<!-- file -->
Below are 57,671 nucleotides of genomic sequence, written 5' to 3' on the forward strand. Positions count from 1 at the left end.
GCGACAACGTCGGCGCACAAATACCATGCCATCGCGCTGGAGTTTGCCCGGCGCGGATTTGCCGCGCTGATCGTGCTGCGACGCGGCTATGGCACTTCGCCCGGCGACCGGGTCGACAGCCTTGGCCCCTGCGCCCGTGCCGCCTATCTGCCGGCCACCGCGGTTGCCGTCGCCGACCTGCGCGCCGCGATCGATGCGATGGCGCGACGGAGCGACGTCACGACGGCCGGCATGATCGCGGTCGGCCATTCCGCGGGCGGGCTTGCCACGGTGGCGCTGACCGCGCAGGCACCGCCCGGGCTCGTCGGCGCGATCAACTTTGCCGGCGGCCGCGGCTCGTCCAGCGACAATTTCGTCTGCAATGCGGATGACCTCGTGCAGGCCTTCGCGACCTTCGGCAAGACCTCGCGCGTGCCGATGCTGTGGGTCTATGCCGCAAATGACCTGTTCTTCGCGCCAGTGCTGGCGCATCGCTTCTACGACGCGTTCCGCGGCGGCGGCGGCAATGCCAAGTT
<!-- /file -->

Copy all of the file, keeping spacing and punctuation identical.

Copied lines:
Below are 57,671 nucleotides of genomic sequence, written 5' to 3' on the forward strand. Positions count from 1 at the left end.
GCGACAACGTCGGCGCACAAATACCATGCCATCGCGCTGGAGTTTGCCCGGCGCGGATTTGCCGCGCTGATCGTGCTGCGACGCGGCTATGGCACTTCGCCCGGCGACCGGGTCGACAGCCTTGGCCCCTGCGCCCGTGCCGCCTATCTGCCGGCCACCGCGGTTGCCGTCGCCGACCTGCGCGCCGCGATCGATGCGATGGCGCGACGGAGCGACGTCACGACGGCCGGCATGATCGCGGTCGGCCATTCCGCGGGCGGGCTTGCCACGGTGGCGCTGACCGCGCAGGCACCGCCCGGGCTCGTCGGCGCGATCAACTTTGCCGGCGGCCGCGGCTCGTCCAGCGACAATTTCGTCTGCAATGCGGATGACCTCGTGCAGGCCTTCGCGACCTTCGGCAAGACCTCGCGCGTGCCGATGCTGTGGGTCTATGCCGCAAATGACCTGTTCTTCGCGCCAGTGCTGGCGCATCGCTTCTACGACGCGTTCCGCGGCGGCGGCGGCAATGCCAAGTT